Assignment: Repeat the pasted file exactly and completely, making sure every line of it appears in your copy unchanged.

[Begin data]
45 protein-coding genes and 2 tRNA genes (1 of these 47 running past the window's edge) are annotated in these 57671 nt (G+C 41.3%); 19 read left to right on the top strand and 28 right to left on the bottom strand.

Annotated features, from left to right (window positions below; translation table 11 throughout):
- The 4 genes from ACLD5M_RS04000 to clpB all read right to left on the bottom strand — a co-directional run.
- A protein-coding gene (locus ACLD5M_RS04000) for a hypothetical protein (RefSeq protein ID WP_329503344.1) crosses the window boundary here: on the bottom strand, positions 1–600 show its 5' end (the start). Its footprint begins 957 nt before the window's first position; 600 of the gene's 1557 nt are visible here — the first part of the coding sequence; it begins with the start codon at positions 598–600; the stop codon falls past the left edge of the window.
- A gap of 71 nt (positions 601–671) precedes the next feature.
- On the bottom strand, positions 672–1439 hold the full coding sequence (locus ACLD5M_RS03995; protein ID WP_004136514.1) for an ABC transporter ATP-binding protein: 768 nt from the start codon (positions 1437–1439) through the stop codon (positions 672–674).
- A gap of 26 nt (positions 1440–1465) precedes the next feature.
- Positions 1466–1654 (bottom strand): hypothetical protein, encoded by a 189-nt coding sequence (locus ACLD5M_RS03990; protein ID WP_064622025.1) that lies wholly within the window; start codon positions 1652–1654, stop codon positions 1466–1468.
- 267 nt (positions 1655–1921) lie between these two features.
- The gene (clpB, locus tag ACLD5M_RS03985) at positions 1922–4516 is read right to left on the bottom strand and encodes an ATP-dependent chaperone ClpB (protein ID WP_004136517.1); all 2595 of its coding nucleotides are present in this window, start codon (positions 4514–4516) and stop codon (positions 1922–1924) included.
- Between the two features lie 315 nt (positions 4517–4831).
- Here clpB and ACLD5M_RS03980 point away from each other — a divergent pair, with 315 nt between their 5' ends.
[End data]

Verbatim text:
45 protein-coding genes and 2 tRNA genes (1 of these 47 running past the window's edge) are annotated in these 57671 nt (G+C 41.3%); 19 read left to right on the top strand and 28 right to left on the bottom strand.

Annotated features, from left to right (window positions below; translation table 11 throughout):
- The 4 genes from ACLD5M_RS04000 to clpB all read right to left on the bottom strand — a co-directional run.
- A protein-coding gene (locus ACLD5M_RS04000) for a hypothetical protein (RefSeq protein ID WP_329503344.1) crosses the window boundary here: on the bottom strand, positions 1–600 show its 5' end (the start). Its footprint begins 957 nt before the window's first position; 600 of the gene's 1557 nt are visible here — the first part of the coding sequence; it begins with the start codon at positions 598–600; the stop codon falls past the left edge of the window.
- A gap of 71 nt (positions 601–671) precedes the next feature.
- On the bottom strand, positions 672–1439 hold the full coding sequence (locus ACLD5M_RS03995; protein ID WP_004136514.1) for an ABC transporter ATP-binding protein: 768 nt from the start codon (positions 1437–1439) through the stop codon (positions 672–674).
- A gap of 26 nt (positions 1440–1465) precedes the next feature.
- Positions 1466–1654 (bottom strand): hypothetical protein, encoded by a 189-nt coding sequence (locus ACLD5M_RS03990; protein ID WP_064622025.1) that lies wholly within the window; start codon positions 1652–1654, stop codon positions 1466–1468.
- 267 nt (positions 1655–1921) lie between these two features.
- The gene (clpB, locus tag ACLD5M_RS03985) at positions 1922–4516 is read right to left on the bottom strand and encodes an ATP-dependent chaperone ClpB (protein ID WP_004136517.1); all 2595 of its coding nucleotides are present in this window, start codon (positions 4514–4516) and stop codon (positions 1922–1924) included.
- Between the two features lie 315 nt (positions 4517–4831).
- Here clpB and ACLD5M_RS03980 point away from each other — a divergent pair, with 315 nt between their 5' ends.